Put & Call options have become a popular addition to the property investor’s toolbox. As their use has grown, so have the opportunities to make property transactions more efficient and versatile. Our Property lawyers are put and call options specialists and will select the device that will deliver maximum benefit to your transaction.
A Put and Call option enables for example, a developer in exchange for an ‘option fee’ to allocate certain blocks in an estate to a builder who gains the exclusive right to sell those blocks to home buyers. The benefit for the developer is that they have a guaranteed sale because even if the developer does not find a third party, the ‘put’ option allows them to compel the builder to buy at the agreed price.
The benefit to the builder is that they can package the block as a house and land package. The builder takes the risk that if they can’t on-sell to a house and land package buyer, they must buy the block themselves.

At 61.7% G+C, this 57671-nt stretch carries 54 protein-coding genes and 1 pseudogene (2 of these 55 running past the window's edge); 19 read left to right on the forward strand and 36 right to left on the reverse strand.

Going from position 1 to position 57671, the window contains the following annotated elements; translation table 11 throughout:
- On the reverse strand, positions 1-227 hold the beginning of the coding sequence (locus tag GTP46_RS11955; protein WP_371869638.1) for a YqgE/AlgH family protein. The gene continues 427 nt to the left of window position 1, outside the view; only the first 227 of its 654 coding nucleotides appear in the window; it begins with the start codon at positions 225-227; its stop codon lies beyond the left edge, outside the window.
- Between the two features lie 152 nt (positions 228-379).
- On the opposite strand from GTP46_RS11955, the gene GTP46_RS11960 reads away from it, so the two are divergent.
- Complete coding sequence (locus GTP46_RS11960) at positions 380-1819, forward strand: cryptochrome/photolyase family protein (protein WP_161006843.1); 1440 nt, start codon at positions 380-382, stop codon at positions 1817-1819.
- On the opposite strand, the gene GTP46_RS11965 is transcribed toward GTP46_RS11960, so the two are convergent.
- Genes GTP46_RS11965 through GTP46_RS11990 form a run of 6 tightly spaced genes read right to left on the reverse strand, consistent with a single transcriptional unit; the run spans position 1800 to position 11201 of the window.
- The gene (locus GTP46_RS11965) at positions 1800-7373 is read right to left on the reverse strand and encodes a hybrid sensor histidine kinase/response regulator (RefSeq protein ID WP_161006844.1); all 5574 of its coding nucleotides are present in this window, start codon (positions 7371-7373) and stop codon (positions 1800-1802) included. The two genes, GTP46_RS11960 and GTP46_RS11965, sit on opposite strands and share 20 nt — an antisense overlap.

Put and Call Option Suitability Tool
Looking to test whether a put & call option is suitable for the transaction you propose? Try our interactive assessment tool to determine the opportunities for its use.
This type of option allows the grantee to “call” for the property to be sold to him on agreed terms at a particular time in the future or on the occurrence of an event. They can also incorporate a “nomination” that entitles the grantee to specify at any point in the option exercise period, a third party as being the eventual buyer.
Stamp duty is payable upon the option fee which can be as little as $1. If the option fee is a substantial sum eg $2.5 million, stamp duty is assessed on that sum and is payable at the time of the option. However a credit can be obtained for the stamp duty paid when the contract or transfer for the property to which the option relates, is required to be stamped.
The option deed may provide that the option fee forms part of the sale price under the underlying acquisition, or that it doesn’t.
Particular care needs to be taken in the drafting of the “nomination” provision so as not to create an additional dutiable transfer.
Options relating to land must be in writing and signed. They invariably annex the form of real estate contract that particularises price etc which when signed by the grantee, accompanied by the specified deposit and delivered to the grantor, constitutes the valid exercise of the option.
Put & Call Options